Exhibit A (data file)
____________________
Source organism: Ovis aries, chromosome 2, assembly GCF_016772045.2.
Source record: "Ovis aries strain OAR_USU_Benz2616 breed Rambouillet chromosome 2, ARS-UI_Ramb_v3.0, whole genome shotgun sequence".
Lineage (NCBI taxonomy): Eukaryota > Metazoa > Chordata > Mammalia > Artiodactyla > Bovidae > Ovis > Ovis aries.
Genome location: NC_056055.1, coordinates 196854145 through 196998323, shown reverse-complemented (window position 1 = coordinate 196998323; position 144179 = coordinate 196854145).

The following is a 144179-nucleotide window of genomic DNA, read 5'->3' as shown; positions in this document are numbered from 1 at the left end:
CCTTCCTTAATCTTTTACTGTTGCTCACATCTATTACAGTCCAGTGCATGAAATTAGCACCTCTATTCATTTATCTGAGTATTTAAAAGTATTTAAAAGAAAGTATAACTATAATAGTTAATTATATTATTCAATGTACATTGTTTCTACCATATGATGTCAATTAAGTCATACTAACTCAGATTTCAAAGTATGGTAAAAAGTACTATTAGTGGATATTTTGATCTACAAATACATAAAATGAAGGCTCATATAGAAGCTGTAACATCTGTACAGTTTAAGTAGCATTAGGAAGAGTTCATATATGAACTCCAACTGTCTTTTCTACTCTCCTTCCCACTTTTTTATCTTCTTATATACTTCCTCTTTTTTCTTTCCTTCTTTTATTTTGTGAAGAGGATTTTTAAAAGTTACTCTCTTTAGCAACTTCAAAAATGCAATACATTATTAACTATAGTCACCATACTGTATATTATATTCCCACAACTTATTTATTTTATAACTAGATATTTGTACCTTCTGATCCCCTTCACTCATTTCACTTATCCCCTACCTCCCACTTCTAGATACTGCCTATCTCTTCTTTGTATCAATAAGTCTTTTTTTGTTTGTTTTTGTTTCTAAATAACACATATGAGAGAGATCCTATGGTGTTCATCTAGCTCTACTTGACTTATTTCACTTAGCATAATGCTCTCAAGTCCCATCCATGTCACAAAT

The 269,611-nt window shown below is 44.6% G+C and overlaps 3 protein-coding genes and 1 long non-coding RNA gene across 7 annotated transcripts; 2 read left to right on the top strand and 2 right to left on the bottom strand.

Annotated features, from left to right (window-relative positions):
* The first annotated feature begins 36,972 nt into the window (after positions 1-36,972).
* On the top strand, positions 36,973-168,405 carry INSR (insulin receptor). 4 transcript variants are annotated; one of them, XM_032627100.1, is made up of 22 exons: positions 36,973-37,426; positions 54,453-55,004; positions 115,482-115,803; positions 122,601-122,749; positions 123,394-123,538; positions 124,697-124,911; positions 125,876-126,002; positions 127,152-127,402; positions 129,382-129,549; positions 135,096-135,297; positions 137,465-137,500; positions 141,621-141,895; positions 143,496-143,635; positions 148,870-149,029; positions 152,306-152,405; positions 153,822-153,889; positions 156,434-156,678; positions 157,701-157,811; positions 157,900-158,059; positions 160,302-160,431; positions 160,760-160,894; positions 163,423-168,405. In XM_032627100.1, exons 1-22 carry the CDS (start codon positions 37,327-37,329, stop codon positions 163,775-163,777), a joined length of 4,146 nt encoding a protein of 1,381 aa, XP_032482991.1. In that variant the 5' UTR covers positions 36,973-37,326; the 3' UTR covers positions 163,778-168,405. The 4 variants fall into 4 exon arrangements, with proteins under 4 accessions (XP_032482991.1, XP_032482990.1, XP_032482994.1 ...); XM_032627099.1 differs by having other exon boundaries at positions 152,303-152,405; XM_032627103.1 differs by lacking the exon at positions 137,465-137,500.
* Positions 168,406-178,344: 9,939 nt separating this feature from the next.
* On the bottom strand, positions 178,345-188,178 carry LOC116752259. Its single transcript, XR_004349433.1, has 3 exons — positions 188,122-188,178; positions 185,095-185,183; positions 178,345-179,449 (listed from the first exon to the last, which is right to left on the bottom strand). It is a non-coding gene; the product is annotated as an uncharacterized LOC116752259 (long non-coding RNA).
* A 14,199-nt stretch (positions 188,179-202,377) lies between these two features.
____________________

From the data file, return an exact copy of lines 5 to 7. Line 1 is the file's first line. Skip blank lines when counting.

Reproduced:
The following is a 144179-nucleotide window of genomic DNA, read 5'->3' as shown; positions in this document are numbered from 1 at the left end:
CCTTCCTTAATCTTTTACTGTTGCTCACATCTATTACAGTCCAGTGCATGAAATTAGCACCTCTATTCATTTATCTGAGTATTTAAAAGTATTTAAAAGAAAGTATAACTATAATAGTTAATTATATTATTCAATGTACATTGTTTCTACCATATGATGTCAATTAAGTCATACTAACTCAGATTTCAAAGTATGGTAAAAAGTACTATTAGTGGATATTTTGATCTACAAATACATAAAATGAAGGCTCATATAGAAGCTGTAACATCTGTACAGTTTAAGTAGCATTAGGAAGAGTTCATATATGAACTCCAACTGTCTTTTCTACTCTCCTTCCCACTTTTTTATCTTCTTATATACTTCCTCTTTTTTCTTTCCTTCTTTTATTTTGTGAAGAGGATTTTTAAAAGTTACTCTCTTTAGCAACTTCAAAAATGCAATACATTATTAACTATAGTCACCATACTGTATATTATATTCCCACAACTTATTTATTTTATAACTAGATATTTGTACCTTCTGATCCCCTTCACTCATTTCACTTATCCCCTACCTCCCACTTCTAGATACTGCCTATCTCTTCTTTGTATCAATAAGTCTTTTTTTGTTTGTTTTTGTTTCTAAATAACACATATGAGAGAGATCCTATGGTGTTCATCTAGCTCTACTTGACTTATTTCACTTAGCATAATGCTCTCAAGTCCCATCCATGTCACAAAT

The 269,611-nt window shown below is 44.6% G+C and overlaps 3 protein-coding genes and 1 long non-coding RNA gene across 7 annotated transcripts; 2 read left to right on the top strand and 2 right to left on the bottom strand.